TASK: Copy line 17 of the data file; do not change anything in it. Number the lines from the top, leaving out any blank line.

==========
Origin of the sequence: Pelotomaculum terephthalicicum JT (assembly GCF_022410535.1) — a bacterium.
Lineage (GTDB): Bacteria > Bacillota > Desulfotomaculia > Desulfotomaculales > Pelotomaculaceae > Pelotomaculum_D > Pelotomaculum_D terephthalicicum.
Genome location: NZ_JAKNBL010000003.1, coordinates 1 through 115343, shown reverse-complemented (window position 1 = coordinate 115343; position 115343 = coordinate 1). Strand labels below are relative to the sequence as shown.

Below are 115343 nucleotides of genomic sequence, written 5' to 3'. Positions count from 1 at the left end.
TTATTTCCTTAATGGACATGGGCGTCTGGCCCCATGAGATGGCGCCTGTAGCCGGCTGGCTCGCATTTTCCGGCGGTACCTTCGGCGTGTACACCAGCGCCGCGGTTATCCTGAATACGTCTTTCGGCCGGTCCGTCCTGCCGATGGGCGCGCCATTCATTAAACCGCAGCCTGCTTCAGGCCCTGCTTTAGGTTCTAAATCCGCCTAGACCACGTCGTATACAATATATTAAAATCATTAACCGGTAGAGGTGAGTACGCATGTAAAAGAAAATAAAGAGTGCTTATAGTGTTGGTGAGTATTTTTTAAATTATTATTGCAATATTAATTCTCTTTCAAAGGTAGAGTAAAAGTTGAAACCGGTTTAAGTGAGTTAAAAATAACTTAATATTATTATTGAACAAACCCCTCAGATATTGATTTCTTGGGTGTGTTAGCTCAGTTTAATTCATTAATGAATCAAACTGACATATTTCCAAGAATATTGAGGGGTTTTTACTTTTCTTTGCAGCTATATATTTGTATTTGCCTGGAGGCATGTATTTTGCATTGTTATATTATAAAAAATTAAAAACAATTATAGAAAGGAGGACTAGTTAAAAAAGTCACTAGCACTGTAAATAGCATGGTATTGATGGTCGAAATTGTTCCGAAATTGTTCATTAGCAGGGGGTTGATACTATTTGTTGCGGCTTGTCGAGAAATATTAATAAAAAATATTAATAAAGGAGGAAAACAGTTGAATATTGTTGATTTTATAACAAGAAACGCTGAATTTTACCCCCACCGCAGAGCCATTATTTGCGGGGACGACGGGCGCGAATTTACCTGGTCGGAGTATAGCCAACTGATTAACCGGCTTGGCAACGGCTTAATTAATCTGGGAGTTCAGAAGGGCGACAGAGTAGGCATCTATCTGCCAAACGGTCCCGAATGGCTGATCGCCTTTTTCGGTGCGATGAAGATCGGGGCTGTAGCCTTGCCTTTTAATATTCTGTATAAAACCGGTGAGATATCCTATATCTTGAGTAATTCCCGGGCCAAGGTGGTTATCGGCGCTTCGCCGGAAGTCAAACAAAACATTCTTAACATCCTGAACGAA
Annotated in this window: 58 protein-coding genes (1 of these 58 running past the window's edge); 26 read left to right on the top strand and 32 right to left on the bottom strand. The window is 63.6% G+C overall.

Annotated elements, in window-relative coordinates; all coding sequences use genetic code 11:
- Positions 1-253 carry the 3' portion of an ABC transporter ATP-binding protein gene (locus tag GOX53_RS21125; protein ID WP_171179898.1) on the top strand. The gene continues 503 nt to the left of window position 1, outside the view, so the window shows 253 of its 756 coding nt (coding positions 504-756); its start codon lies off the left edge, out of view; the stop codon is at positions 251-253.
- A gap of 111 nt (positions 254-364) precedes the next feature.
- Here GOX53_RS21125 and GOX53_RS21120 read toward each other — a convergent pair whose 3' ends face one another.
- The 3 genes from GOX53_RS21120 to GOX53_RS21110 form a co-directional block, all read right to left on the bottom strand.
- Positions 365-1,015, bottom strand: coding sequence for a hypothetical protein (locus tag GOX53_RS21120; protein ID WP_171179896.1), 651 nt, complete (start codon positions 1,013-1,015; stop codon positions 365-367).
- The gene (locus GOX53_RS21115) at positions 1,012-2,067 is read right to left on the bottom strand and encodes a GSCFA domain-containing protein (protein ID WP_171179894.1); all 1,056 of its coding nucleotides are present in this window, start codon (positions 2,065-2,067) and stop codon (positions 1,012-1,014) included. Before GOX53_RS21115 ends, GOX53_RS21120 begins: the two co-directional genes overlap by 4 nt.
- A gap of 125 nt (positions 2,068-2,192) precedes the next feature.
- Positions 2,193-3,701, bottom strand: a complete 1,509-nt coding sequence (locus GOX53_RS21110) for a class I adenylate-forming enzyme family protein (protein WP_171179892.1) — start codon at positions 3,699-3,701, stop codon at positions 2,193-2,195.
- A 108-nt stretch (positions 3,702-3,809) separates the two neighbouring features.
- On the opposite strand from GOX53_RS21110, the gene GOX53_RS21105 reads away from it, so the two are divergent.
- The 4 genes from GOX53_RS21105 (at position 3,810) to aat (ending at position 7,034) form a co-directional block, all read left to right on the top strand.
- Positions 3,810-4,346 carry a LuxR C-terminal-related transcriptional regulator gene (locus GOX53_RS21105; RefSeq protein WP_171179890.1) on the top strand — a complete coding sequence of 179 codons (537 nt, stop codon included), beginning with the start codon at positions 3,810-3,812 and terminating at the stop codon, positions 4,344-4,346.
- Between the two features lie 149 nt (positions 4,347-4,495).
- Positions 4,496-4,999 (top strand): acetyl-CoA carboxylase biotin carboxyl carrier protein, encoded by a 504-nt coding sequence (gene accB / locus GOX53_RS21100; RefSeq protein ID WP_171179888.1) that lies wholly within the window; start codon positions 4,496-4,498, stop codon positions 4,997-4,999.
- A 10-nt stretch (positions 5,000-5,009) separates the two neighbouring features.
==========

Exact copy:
- On the opposite strand from GOX53_RS21110, the gene GOX53_RS21105 reads away from it, so the two are divergent.